I would believe that completely. Think about the raw physics of the golf club. If the head weighs 195 grams, then the bigger you make it, the further you move the weight from dead behind the impact area. Which would drive a nail faster -- a one pound sledge or a one pound skillet? Though the size does increase "forgiveness" of off center hits, and has us all swinging harder because "we can't miss", but the average dead center hit off of these is more and more rare. I swing an Alpha 400 cc driver and it's very long. I don't see that I need a large head in order to accommodate misses that far away from the sweet spot. We do know that regardless of head size, a miss by 1/2" causes a 7-12% loss of distance, and a 3/4" miss increases that to 15%. So, if you want to hit it further, slow down and hit the ball in the center of the face more often. That's why you occasionally "bomb" one -- the rare perfect strike!!!
Wedgeguy: Would you recommend (in order) 5 brands and style #s of Blades? I'm wanting to buy some based on all the conversations above and the other super-long thread from a while back. Like Titleist AP2, or Mizuno blah blah... Mizuno has me confused. I'm looking for FEEDBACK with a little forgiveness on the toe. Thanks in advance!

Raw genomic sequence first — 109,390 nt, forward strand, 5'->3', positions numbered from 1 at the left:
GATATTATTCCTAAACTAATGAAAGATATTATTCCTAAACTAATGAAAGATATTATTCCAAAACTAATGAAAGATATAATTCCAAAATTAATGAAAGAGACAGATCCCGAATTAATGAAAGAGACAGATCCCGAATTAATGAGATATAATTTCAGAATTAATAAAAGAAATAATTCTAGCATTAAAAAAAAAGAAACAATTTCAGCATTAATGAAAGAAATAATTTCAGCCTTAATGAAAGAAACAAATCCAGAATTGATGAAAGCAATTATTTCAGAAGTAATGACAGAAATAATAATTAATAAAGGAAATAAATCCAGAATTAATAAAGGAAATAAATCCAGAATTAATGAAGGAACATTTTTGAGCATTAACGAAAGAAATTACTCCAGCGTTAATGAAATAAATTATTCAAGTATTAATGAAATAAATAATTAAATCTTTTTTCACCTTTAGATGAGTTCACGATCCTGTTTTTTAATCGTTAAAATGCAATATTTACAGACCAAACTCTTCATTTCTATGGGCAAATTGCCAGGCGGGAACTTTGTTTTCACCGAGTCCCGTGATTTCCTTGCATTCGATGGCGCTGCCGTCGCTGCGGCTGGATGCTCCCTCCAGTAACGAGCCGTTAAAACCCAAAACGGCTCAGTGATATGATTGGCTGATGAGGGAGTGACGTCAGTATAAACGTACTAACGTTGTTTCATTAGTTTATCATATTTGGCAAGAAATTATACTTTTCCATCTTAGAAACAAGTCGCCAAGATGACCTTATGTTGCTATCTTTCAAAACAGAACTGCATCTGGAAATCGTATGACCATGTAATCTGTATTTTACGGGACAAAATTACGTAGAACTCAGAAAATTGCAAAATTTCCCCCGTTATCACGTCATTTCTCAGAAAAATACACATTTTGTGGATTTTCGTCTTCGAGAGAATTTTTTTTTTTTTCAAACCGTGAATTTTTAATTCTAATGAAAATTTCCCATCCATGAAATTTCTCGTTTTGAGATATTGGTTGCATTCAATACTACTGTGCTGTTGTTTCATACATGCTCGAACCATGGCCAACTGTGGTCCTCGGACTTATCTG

I am a 20 handicap player and I love the feeling o. The Titleist MB 710 blades, i tried a 6 iron with 5.5 project X shaft and it felt great, I went with a 6.0 project x shaft in the end, it felt better for me. I had lost all my confidene on my previous TM R7's as I was fitted incorrectly and I regret it very much, I basically changed my whole set, driver was the 2007'burner in regular flex. Now I'm hitting my TM R11 stiff 230 meters and loving every swing, I was hitting the 6 iron mb 150 meters so I went with the stiff shaft, I wish Titleist would have offered a disscount since the 712 is coming out in December
I'd go even further, and say that playing a blade AND an extra-stiff shaft is the ONLY way to learn how to swing properly
even notice how most pros are not any bigger or stronger than you?
in fact, you're probably bigger and stronger than they are
and almost all of them play X or more
the only advantage they have is proper technique
until you try an X shaft, you do not need to learn how to lead with the hands, or how to grip the club properly
but if you DON'T do that w/ an X, it'll sting you bad
you'll say 'damn, this thing is a tree trunk'
but it's not
lean on it and you'll see how easily it bends
it's just that your swing sucks
but when you DO start gripping properly, and leading with your hands (and not spilling your turn etc etc)